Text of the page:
Entrenched Welfare Dependency Must End
Dr Muriel Newman
Speech -- Social Welfare
General Debate Speech, Parliament, Wednesday, June 20, 2001
I want to address an issue that is deeply concerning New Zealanders – young and old, men and women alike – the killing of Lillybing has stunned the nation.
23 month old Lillybing, slow to grow, slow to walk and slow to talk, was described as a woebegone looking wee thing who never seemed to get enough cuddles.
At 699 days old, Lillybing was mutilated at the hand of her whanau. That she was tortured to death by someone she called auntie, shaken, burned, bruised and bleeding, is beyond comprehension. Auntie’s sister failed to help her. The sisters are now behind bars. Many say the six year sentence for killing the toddler was far too light. Most are outraged that they have refused to disclose the identity of the perpetrator of the sexual violation of Lillybing.
They have said that the identity of the person who inflicted potentially fatal vaginal injuries on the toddler was a “family affair”. The ‘wall of silence’ has prevented the truth coming out. During the sentencing, Police Inspector Rod Drew said: “Looseness and abuse of the extended family concept led in this case to people not taking direct responsibility for Lillybing. Those who should have been vitally interested all through thought someone else was caring for her”.
The tragedy of Lillybing highlights the grave concerns held by many New Zealanders over the government’s policy of placing at-risk Maori children in whanau care rather than, to use Hon Tariana Turia’s term, ‘stranger care’. The worry is that when a wider family takes on the role of raising a child, that child all too easily falls through the cracks. In an extended family with many caregivers, a child can be anywhere, nowhere. The reality is, as I’m sure anyone who has had children will testify, children need someone who is vitally interested in them all the time to watch over them. Children need intensive care and commitment. They need unmitigating, uncompromising love.
In contrast to Lillybing’s tragic experience of life, most babies come into the world as wanted babies. Mothers take care of themselves to ensure that the baby has the best possible start – no smoking, no drinking, a well balanced diet, and absolutely no drugs.
In those cases where the mother is not in a position to take care of her baby, then adoption is considered to be a realistic option. However, no matter what the individual circumstance, responsible mothers put the wellbeing of their baby first. Not only that, but they give their child a decent up-bringing – lots of love and care, good hygiene and housekeeping, a proper diet.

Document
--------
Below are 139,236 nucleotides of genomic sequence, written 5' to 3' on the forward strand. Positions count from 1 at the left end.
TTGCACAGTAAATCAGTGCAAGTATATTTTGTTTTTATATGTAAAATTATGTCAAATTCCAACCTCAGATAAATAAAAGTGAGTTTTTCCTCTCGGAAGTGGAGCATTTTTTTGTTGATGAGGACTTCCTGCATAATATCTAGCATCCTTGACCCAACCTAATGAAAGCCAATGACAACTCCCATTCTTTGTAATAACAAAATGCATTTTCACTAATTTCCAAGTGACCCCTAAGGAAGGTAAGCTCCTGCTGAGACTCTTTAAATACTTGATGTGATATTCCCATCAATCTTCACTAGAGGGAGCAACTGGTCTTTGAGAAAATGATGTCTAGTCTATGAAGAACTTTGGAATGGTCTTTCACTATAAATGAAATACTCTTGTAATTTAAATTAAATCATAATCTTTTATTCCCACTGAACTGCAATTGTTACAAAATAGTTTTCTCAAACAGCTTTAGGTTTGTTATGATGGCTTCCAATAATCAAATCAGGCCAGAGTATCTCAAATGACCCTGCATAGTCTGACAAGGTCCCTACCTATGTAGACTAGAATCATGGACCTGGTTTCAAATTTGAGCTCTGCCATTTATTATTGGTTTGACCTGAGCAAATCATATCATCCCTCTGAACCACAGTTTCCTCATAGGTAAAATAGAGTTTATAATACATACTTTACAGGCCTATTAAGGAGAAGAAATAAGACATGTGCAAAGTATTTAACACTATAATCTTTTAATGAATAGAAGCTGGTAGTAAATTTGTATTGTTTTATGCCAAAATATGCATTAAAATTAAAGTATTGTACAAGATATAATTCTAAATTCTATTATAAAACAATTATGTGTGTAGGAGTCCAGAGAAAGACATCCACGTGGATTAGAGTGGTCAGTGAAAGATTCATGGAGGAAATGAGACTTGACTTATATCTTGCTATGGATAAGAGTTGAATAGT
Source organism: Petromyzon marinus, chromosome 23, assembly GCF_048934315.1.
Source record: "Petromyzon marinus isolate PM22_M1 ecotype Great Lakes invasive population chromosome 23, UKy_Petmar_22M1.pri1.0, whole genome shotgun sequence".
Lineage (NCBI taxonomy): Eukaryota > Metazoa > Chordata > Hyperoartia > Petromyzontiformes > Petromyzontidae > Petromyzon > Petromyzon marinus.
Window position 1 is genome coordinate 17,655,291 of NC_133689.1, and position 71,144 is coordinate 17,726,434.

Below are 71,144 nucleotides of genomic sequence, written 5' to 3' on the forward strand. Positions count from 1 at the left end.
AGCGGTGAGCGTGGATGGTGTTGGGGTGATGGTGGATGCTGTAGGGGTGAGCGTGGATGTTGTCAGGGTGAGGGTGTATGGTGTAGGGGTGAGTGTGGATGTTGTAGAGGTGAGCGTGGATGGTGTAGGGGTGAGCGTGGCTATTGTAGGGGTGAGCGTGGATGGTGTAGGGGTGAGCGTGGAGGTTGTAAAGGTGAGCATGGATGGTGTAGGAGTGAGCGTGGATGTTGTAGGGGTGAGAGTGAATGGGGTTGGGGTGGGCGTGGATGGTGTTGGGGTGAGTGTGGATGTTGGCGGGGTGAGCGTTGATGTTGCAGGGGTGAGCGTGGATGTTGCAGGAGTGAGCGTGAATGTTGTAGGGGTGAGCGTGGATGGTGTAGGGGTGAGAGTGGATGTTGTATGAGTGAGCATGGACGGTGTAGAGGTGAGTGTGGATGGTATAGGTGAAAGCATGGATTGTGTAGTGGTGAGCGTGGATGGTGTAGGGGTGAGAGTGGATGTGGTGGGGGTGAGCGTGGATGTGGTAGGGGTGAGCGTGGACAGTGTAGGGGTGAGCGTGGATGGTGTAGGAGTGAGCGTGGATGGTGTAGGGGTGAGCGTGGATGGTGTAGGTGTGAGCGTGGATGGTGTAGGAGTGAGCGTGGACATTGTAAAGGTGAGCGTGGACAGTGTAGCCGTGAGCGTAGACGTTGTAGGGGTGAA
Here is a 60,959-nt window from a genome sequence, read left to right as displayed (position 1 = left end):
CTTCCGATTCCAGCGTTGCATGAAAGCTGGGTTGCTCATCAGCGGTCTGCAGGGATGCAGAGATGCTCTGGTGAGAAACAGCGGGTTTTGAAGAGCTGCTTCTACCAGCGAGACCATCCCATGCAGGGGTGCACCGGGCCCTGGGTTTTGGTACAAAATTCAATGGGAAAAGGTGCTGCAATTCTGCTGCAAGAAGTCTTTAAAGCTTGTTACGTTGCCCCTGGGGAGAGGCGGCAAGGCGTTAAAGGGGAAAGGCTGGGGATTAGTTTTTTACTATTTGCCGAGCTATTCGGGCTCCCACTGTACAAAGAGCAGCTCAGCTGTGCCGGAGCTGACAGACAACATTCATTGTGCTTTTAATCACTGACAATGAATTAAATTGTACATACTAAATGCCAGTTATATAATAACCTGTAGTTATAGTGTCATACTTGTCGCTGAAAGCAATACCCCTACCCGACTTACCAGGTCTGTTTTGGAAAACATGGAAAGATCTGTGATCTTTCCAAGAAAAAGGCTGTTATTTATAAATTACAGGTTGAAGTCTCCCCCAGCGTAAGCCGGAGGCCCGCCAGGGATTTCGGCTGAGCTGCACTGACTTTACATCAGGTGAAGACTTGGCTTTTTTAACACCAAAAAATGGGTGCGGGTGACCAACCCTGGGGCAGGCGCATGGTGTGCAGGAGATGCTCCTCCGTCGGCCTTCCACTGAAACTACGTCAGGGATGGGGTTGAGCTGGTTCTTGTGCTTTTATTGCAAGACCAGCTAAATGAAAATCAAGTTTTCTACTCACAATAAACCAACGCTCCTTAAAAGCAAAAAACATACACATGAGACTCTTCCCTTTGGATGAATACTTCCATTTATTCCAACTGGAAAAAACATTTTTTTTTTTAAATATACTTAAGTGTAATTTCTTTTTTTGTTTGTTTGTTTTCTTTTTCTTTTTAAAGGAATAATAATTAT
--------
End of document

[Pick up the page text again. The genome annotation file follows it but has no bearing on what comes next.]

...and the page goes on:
According to a recent article in the Listener, Lillybing grew up in a whanau where doing booze and drugs throughout pregnancy was not uncommon. She spent a great deal of her time in a home where there were, to quote: “Two rusting cars, one piled with fetid rubbish. There is a boarded window and the floors are filthy. There are kittens everywhere. None are house-trained”.
Although there was no money for plunket, nappies or farex, there is sufficient for booze, drugs, nightly takeaways, pokkies and housie. Violence is not unusual. Fraud is not unknown.
At the heart of this problem is misguided government policy. Thirty years of entrenched welfare dependency has created an underclass of New Zealanders. They have lost their sense of personal responsibility, expecting the government to do it all. As a result, they have poor values, little discipline, and as adults, they are very, very selfish, asking not what they can do to help themselves, but only what the government can do for them. The children in these homes are at huge risk – not necessarily because they are not loved, because all the families say how much they loved Lillybing, James Whakaruru, Anaaru Rogers and all of the others who were tortured and killed – but because their parents have lost the values of their forefathers who lived in the age when welfare was a safety net, before it corrupted.
Merepeka Ruakawa Tait, the Head of Women’s Refuge had this to say about Lillybing: “This has to be stopped. I have the greatest concern for Maori and where we are going. I suspect we have already lost the next generation: they’ve already learnt to communicate with the biff and the boot and the bash. This is a drag on our country: in terms of dollars in terms of lost potential. Nothing, nothing gets sorted out behind closed doors. We have gutless leadership in families. What we need is someone with courage in every family to speak up and break the chain of violence; to stop the parade of little girls under four with ripped vaginas. And right now I would say that the commitment to change is only lukewarm”.
I say to the government that giving welfare to fit and able men and women has been responsible for holding this country back. It has done more to disadvantage the Maori people and to destroy the Maori family than anything else. This Government has shown, with tragic consequences, that it is coming up with the wrong answers to New Zealand’s growing blight of intergenerational welfare dependency. Unless we restore the concept of welfare as a short-term helping hand for the disadvantaged we as a society will continue to suffer in countless ways for Government failings in this area.